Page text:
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Business growth strategy
9 min read

How to develop a business growth strategy

As an emerging business owner, you’ll undoubtedly be buzzing with energy and enthusiasm to make your new business a success. But, while it’s tempting to charge straight into the arena, arrive unarmed and you’re facing a strong likelihood of failure. Strategy is everything. Without a clear, actionable plan for growth, your business could struggle to take off.

What is business growth?

Business growth is a stage where your business reaches the point for expansion, and requires additional options to generate more profit. This can happen when your company increases revenue, expands its customer base, or produces more products/services.

How is business growth measured?

There is no single metric used to measure growth, but several data points that show your business is growing. These include revenue, sales, company value, profits, number of employees and number of customers. Your company can grow in some of these metrics, but not in others. For example, you can increase your revenue by encouraging existing customers to buy more from you, rather than increase your customer base.

It’s important to align your growth metrics with your business goals. For example, you might prefer to slowly increase revenue and sales to ensure money is coming in to cover your costs, rather than throwing everything at increasing your customer base and potentially making a big loss in the early phases of your growth.

Why is business growth important to small businesses?

Whether you’re big or small, business growth is important to all companies. However, the type of growth you require depends on the stage of growth your business is in. As a startup, you’ll tend to require growth in order to cement your position in your market and quickly reach a size that is large enough to generate enough revenue to cover your costs and start to make a profit.

Cultivating a strong business growth strategy is essential for success.

Types of business growth

There are several ways you can achieve growth for your business, which can be broken down into four categories. You can use these categories to help assess how best to expand your business, helping to prevent wasted time and money:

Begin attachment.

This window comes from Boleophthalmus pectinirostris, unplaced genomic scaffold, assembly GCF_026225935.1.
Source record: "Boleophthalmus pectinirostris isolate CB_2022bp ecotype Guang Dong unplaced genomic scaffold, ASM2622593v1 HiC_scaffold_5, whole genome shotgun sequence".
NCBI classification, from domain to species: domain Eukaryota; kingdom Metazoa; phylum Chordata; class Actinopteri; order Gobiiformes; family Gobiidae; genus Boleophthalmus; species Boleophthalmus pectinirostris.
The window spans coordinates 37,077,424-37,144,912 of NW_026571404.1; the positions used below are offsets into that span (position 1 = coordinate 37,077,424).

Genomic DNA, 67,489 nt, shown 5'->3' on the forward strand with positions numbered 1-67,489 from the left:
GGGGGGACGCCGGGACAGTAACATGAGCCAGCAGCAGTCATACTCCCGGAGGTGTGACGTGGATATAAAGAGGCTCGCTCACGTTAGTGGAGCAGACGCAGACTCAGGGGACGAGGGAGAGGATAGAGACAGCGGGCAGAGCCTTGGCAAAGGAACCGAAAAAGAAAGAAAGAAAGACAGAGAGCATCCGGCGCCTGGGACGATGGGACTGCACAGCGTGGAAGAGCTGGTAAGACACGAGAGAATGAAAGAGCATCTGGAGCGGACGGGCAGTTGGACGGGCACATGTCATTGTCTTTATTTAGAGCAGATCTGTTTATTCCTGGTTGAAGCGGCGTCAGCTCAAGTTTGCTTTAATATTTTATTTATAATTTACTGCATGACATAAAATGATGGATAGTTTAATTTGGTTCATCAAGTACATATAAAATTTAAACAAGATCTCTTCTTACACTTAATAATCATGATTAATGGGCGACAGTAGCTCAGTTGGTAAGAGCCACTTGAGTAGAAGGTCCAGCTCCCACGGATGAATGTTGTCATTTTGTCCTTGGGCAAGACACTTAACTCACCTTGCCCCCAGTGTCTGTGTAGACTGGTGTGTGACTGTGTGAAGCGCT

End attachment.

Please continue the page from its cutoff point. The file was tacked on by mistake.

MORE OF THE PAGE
• 1. Organic

    Organic growth is when a company expands its operations to grow from within, rather than seeking external support. This type of growth is most commonly seen during the first stages of a new business, when a company relies on its own resources to start generating profit.

    An example of organic growth is to enable a more efficient production process, allowing you to produce more product in a shorter period of time – encouraging increased sales. This approach relies on self-sufficiency and, while it’s a slower and more natural process, it helps avoid taking on debt. It also ensures you maintain total control of your company by avoiding a merger or acquisition. Businesses tend to adopt the organic growth approach in the hope of generating enough capital to invest in future strategic growth initiatives, which brings us onto…

  • 2. Strategic

    Focusing on long term growth, this category tends to be a second stage approach for businesses that have reached the peak of their organic business growth stage and need to find additional markets. It’s all about developing initiatives that will help your business flourish in the long term. For example, a strategic approach could aim to reach an untapped audience through increased marketing, or expanding a product offering. Strategic growth typically requires money generated by organic growth – it will offer a gradual increase in sales (rather than fast acceleration from an injection of cash from external investment).

  • 3. Internal

    This strategy is all about optimising internal business processes to increase revenue. For example, could you explore automation tools that increase efficiency, while saving money on hiring more staff? This can be a challenging and time-consuming approach, but extremely effective in streamlining your processes and injecting efficiency for faster growth. It also ensures your business is utilising the best technology available to reach your business goals, helping to modernise and future-proof it.